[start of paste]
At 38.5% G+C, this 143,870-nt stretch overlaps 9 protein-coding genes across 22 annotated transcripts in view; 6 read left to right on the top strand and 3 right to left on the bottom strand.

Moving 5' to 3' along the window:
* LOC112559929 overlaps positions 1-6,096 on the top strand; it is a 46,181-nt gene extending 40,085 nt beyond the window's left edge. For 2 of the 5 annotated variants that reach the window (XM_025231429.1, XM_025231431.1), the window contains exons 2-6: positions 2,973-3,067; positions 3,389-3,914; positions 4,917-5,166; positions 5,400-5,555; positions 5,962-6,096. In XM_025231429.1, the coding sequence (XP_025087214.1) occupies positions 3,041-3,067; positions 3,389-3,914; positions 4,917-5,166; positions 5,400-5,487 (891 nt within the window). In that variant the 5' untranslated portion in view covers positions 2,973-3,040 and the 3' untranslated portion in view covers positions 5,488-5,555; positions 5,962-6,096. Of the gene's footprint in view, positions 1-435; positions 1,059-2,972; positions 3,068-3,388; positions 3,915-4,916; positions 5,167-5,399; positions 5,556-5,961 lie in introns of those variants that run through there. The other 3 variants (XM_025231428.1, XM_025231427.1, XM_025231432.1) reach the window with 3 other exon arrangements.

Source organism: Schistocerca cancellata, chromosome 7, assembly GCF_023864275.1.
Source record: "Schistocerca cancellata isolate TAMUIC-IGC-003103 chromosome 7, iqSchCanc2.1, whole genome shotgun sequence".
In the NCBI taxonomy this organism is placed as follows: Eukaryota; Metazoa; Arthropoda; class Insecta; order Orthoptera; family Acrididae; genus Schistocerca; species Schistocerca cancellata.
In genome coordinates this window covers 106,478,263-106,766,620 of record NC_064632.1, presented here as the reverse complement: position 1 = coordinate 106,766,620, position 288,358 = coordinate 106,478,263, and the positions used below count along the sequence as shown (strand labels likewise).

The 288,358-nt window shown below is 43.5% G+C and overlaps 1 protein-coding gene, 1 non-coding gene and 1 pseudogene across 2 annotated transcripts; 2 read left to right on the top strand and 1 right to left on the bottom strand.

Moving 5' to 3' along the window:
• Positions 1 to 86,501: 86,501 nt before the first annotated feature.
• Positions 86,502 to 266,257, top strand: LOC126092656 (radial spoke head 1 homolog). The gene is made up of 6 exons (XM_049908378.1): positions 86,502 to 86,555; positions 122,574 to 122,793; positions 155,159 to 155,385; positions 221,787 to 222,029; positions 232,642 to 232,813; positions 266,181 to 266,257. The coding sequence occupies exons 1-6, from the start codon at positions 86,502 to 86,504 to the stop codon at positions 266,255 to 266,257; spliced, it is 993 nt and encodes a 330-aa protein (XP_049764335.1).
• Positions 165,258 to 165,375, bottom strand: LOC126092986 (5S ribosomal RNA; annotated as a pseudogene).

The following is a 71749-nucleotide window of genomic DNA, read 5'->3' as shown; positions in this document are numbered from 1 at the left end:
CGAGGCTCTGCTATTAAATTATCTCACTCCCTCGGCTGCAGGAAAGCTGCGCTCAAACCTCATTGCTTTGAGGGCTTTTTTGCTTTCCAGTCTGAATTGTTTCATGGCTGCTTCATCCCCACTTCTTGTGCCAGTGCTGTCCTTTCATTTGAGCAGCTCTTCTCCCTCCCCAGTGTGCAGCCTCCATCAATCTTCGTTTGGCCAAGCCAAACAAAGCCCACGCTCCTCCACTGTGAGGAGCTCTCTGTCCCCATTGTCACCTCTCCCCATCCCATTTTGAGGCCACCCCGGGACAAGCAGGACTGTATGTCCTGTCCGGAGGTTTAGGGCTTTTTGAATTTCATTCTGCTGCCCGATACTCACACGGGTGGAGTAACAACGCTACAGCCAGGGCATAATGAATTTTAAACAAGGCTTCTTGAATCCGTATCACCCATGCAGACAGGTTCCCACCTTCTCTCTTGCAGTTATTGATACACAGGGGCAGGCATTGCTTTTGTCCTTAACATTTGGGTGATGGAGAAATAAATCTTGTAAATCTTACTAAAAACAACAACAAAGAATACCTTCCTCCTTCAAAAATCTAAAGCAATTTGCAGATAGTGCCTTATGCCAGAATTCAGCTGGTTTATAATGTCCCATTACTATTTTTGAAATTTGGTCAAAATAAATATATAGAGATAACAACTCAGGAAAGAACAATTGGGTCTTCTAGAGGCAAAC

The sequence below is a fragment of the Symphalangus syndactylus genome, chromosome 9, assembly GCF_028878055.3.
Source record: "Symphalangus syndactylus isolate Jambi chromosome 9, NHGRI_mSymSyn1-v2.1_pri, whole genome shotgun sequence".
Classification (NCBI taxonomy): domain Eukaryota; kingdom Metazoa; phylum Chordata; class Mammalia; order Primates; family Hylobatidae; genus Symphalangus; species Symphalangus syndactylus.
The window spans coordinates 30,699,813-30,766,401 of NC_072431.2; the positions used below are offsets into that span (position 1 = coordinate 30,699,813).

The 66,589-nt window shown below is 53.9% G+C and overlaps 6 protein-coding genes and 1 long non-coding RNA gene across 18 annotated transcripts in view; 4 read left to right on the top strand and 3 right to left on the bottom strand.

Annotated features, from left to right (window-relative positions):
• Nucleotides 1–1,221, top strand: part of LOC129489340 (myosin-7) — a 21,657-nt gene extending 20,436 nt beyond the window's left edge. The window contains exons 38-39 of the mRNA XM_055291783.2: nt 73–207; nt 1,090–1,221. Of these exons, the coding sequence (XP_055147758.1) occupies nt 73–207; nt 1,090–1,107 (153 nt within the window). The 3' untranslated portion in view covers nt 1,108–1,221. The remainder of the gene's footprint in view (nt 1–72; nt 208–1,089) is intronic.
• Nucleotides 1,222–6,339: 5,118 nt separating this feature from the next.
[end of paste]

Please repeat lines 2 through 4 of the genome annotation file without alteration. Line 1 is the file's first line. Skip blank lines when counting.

Moving 5' to 3' along the window:
* LOC112559929 overlaps positions 1-6,096 on the top strand; it is a 46,181-nt gene extending 40,085 nt beyond the window's left edge. For 2 of the 5 annotated variants that reach the window (XM_025231429.1, XM_025231431.1), the window contains exons 2-6: positions 2,973-3,067; positions 3,389-3,914; positions 4,917-5,166; positions 5,400-5,555; positions 5,962-6,096. In XM_025231429.1, the coding sequence (XP_025087214.1) occupies positions 3,041-3,067; positions 3,389-3,914; positions 4,917-5,166; positions 5,400-5,487 (891 nt within the window). In that variant the 5' untranslated portion in view covers positions 2,973-3,040 and the 3' untranslated portion in view covers positions 5,488-5,555; positions 5,962-6,096. Of the gene's footprint in view, positions 1-435; positions 1,059-2,972; positions 3,068-3,388; positions 3,915-4,916; positions 5,167-5,399; positions 5,556-5,961 lie in introns of those variants that run through there. The other 3 variants (XM_025231428.1, XM_025231427.1, XM_025231432.1) reach the window with 3 other exon arrangements.

Source organism: Schistocerca cancellata, chromosome 7, assembly GCF_023864275.1.